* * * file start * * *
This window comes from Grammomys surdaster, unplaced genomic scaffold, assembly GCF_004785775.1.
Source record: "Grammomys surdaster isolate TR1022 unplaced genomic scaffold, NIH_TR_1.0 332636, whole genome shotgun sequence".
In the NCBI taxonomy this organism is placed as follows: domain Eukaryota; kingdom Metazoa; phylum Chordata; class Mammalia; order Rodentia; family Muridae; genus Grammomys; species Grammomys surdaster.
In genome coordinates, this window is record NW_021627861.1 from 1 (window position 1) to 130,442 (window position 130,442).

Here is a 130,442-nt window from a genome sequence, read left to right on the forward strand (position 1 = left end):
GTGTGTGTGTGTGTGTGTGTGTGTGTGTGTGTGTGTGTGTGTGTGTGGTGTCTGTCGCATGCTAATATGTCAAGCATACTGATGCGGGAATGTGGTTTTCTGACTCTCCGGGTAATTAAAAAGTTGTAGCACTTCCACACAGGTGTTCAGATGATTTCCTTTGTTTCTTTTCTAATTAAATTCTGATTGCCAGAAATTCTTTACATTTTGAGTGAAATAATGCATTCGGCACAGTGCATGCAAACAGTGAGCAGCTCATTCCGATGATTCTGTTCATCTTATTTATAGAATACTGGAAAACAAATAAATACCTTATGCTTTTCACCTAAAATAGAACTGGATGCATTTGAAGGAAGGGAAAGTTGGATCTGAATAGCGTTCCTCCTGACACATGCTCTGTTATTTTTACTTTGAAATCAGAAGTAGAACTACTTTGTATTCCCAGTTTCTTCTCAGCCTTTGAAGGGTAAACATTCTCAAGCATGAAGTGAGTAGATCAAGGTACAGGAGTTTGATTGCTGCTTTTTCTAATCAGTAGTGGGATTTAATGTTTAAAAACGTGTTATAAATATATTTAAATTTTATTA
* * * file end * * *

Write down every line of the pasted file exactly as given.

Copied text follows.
This window comes from Grammomys surdaster, unplaced genomic scaffold, assembly GCF_004785775.1.
Source record: "Grammomys surdaster isolate TR1022 unplaced genomic scaffold, NIH_TR_1.0 332636, whole genome shotgun sequence".
In the NCBI taxonomy this organism is placed as follows: domain Eukaryota; kingdom Metazoa; phylum Chordata; class Mammalia; order Rodentia; family Muridae; genus Grammomys; species Grammomys surdaster.
In genome coordinates, this window is record NW_021627861.1 from 1 (window position 1) to 130,442 (window position 130,442).

Here is a 130,442-nt window from a genome sequence, read left to right on the forward strand (position 1 = left end):
GTGTGTGTGTGTGTGTGTGTGTGTGTGTGTGTGTGTGTGTGTGTGTGGTGTCTGTCGCATGCTAATATGTCAAGCATACTGATGCGGGAATGTGGTTTTCTGACTCTCCGGGTAATTAAAAAGTTGTAGCACTTCCACACAGGTGTTCAGATGATTTCCTTTGTTTCTTTTCTAATTAAATTCTGATTGCCAGAAATTCTTTACATTTTGAGTGAAATAATGCATTCGGCACAGTGCATGCAAACAGTGAGCAGCTCATTCCGATGATTCTGTTCATCTTATTTATAGAATACTGGAAAACAAATAAATACCTTATGCTTTTCACCTAAAATAGAACTGGATGCATTTGAAGGAAGGGAAAGTTGGATCTGAATAGCGTTCCTCCTGACACATGCTCTGTTATTTTTACTTTGAAATCAGAAGTAGAACTACTTTGTATTCCCAGTTTCTTCTCAGCCTTTGAAGGGTAAACATTCTCAAGCATGAAGTGAGTAGATCAAGGTACAGGAGTTTGATTGCTGCTTTTTCTAATCAGTAGTGGGATTTAATGTTTAAAAACGTGTTATAAATATATTTAAATTTTATTA